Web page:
Have you ever seen the Bleeding Hearts plant? Usually, the moment that you see it, you will be fascinated by it. Bleeding Hearts is known as Dicentra Spectabilis. They are usually great to see because they are heart shaped but instead of looking like perfect hearts, they seem to be bleeding from the tip. This feature makes them entirely different from all the other plants that you will see.
Bleeding Hearts usually bloom in the cool springs and disappear on summer because they are prone to heat. Its flowers may become pink or white. Here, we will show you how to care for bleeding hearts.
How to Grow Bleeding Hearts
Do you know that the condition of the soil can make a huge difference with how the plant will grow? You may need to moisturize the soil from time to time. It will also be best if you could use organic soil for your plants. You may also need to place an organic mulch on the soil so that the plant will be able to get the nutrients that the plant needs. It’s difficult to grow this plant in hot areas.
Other ways in order to help Bleeding Hearts grow is to do the following:
- Plant the Bleeding Hearts in a shady area. They do not need too much sunlight in order to grow.
- You may need to plant the Bleeding Hearts during fall or spring.
- Do remember that it is only normal for your plant to wither because of the heat of summer. Do not be alarmed when this happens. This is what the plant usually does in order to get enough food needed for the next year. Water it thoroughly to avoid it from withering.
- You constantly need to place fertilizers to ensure the growth and the health of the plant.
Bleeding Hearts may be a bit hard to take care of if you do not know what you need to do. Make sure that the plant grows naturally. It will release plant food into the soil as well and this can be helpful to ensure that the blooms will get better next time.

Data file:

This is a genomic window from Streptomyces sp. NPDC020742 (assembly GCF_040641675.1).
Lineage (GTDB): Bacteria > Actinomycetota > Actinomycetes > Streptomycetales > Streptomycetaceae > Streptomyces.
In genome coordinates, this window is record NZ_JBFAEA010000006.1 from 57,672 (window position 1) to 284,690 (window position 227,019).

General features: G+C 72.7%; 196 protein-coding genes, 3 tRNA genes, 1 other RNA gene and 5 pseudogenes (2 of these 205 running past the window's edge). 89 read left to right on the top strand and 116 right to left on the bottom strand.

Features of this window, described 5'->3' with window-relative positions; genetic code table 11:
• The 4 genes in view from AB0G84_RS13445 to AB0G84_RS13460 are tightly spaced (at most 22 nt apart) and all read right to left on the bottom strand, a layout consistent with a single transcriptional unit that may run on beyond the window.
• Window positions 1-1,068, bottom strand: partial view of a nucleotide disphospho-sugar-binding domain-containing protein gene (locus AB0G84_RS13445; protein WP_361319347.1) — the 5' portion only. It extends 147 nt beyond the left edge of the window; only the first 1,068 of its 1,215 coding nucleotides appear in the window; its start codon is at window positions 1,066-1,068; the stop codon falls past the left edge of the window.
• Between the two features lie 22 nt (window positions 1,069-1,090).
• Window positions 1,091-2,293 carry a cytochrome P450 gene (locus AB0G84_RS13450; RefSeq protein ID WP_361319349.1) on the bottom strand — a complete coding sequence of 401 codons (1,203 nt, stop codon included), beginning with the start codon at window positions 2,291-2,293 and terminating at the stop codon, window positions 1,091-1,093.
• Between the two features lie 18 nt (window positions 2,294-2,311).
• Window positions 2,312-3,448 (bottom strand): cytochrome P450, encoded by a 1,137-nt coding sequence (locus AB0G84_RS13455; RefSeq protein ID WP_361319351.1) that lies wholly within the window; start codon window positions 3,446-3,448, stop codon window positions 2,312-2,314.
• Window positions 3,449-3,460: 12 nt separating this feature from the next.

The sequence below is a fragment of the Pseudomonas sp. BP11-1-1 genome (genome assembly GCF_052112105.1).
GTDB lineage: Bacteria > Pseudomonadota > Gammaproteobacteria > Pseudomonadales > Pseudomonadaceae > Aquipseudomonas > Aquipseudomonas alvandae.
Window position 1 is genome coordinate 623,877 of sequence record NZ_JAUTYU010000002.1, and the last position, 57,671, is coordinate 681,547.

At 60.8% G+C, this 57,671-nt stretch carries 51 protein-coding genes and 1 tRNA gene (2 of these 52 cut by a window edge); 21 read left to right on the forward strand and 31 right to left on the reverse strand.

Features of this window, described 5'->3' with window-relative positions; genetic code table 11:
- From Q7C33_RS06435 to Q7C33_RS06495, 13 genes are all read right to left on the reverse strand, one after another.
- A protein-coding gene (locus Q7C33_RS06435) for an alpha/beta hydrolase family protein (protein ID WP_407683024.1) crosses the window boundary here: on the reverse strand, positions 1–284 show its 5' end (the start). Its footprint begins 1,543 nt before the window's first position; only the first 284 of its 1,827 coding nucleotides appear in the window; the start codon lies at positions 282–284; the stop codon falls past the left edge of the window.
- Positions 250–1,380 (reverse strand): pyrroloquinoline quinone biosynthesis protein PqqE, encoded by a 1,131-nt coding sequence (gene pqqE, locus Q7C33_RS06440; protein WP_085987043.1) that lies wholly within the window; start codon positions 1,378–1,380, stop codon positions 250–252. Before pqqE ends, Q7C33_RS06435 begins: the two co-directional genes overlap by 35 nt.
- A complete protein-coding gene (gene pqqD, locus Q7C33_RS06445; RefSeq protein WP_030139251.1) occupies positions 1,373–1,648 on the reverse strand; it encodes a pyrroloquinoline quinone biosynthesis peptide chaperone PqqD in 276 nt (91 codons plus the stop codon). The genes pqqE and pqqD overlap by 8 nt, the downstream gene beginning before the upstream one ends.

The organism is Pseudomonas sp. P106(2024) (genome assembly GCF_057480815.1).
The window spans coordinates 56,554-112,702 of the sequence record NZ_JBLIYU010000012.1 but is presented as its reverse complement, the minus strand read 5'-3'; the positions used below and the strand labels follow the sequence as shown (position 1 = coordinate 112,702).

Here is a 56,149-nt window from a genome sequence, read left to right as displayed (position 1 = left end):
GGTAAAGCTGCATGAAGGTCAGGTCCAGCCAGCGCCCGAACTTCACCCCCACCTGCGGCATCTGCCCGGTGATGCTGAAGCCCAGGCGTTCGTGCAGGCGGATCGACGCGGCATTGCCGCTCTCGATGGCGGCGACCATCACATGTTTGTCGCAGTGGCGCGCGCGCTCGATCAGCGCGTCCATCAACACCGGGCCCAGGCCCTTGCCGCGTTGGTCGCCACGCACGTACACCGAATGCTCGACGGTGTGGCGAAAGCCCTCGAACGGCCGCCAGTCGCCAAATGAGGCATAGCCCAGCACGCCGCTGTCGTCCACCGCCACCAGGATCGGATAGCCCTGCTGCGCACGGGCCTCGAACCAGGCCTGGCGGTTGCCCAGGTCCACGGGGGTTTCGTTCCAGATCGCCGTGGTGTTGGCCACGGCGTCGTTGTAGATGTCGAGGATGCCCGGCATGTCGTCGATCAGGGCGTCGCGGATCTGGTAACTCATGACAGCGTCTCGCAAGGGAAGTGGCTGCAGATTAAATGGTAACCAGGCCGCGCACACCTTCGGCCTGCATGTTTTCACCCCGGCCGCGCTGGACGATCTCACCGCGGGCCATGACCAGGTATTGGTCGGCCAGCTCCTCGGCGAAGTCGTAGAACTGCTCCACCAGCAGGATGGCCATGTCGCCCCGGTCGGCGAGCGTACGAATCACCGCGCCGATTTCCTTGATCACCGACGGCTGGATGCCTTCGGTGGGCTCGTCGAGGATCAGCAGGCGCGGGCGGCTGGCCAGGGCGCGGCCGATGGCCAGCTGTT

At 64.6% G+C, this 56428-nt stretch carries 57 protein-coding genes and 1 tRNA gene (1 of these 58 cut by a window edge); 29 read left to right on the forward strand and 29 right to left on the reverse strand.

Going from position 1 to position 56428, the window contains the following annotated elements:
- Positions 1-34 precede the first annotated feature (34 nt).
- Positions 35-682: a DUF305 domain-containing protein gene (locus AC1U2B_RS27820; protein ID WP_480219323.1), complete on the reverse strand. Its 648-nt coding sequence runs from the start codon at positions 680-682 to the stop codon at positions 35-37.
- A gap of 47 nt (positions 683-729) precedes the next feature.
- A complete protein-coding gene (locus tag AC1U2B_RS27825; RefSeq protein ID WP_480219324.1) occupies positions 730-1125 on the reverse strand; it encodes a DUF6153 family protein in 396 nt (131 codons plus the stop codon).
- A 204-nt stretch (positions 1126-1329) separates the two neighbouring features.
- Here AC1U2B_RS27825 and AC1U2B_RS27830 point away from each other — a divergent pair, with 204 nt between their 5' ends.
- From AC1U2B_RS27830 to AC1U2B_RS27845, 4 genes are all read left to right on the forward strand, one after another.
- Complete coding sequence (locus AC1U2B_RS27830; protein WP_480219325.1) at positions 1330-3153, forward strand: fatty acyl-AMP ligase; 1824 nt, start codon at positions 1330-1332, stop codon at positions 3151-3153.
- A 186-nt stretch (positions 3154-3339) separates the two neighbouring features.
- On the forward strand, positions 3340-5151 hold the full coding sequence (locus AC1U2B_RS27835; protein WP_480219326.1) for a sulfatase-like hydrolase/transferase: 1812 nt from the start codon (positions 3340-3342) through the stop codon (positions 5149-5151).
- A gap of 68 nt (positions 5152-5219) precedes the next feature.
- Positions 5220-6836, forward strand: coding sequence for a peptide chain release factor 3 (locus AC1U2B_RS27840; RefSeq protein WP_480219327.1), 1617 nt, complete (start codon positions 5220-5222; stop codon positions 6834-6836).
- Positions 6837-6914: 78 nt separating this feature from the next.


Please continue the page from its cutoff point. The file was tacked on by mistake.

If in case you would like to increase the amount of Bleeding Hearts that are available within the area, you may want to divide clumps of the plant every 2 – 3 years. Do remember not to do this every year because the plant may not be able to take it. Remember that you may also get some seeds from the plants but the clumps may increase the chances of the Bleeding Hearts to grow.
Types of Bleeding Hearts
- Dicentra cucullaria, Dutchman’s breeches: Almost identical to bleeding heart, with flowers like little white pantaloons
- Lamprocapnos spectabilis Alba: White as snow flowers
- Dicentra eximia, fringed-leaf bleeding heart: Northeast American native with refined ferny foliage that will redo bloom all through summer
- Lamprocapnos spectabilis Gold Heart: Pink flowers and yellow-gold foliage; a more flamboyant, yet the gold impacts up a shady garden
- Dicentra formosa, western fringed-leaf bleeding heart: Pacific Northwest native, more drought tolerant compared to D. eximia and with bolder flowers
Other Tips You Have to Remember
There may still be other things that you have to consider so that you can let Bleeding Hearts grow effectively:
- Remember to have plant compost available for your plant before you place the plant in the proper place.
- Make sure that you will plant them at least 2 feet apart so that they can be protected from each other.
- You have to remember that you cannot place too much water during winter time. While it is growing, you need to make sure that you will be placing enough water so that it will be able to grow well.
- There are multiple ways of growing bleeding hearts. You can propagate or start it from seed.
- Landscaping – Bleeding Heart blossoms about the same time as brunnera, hellebores and pulmonaria. They create an astounding woodland cottage effect.
- Do not take out the foliage before it turns brown or yellow, this is actually a vital moment. It stores food for the next year’s of growing bleeding hearts
At first, you may find it hard on how to care for bleeding hearts. Keep your patience it and once it blossoms, all will be worth it and will benefit a lot from it.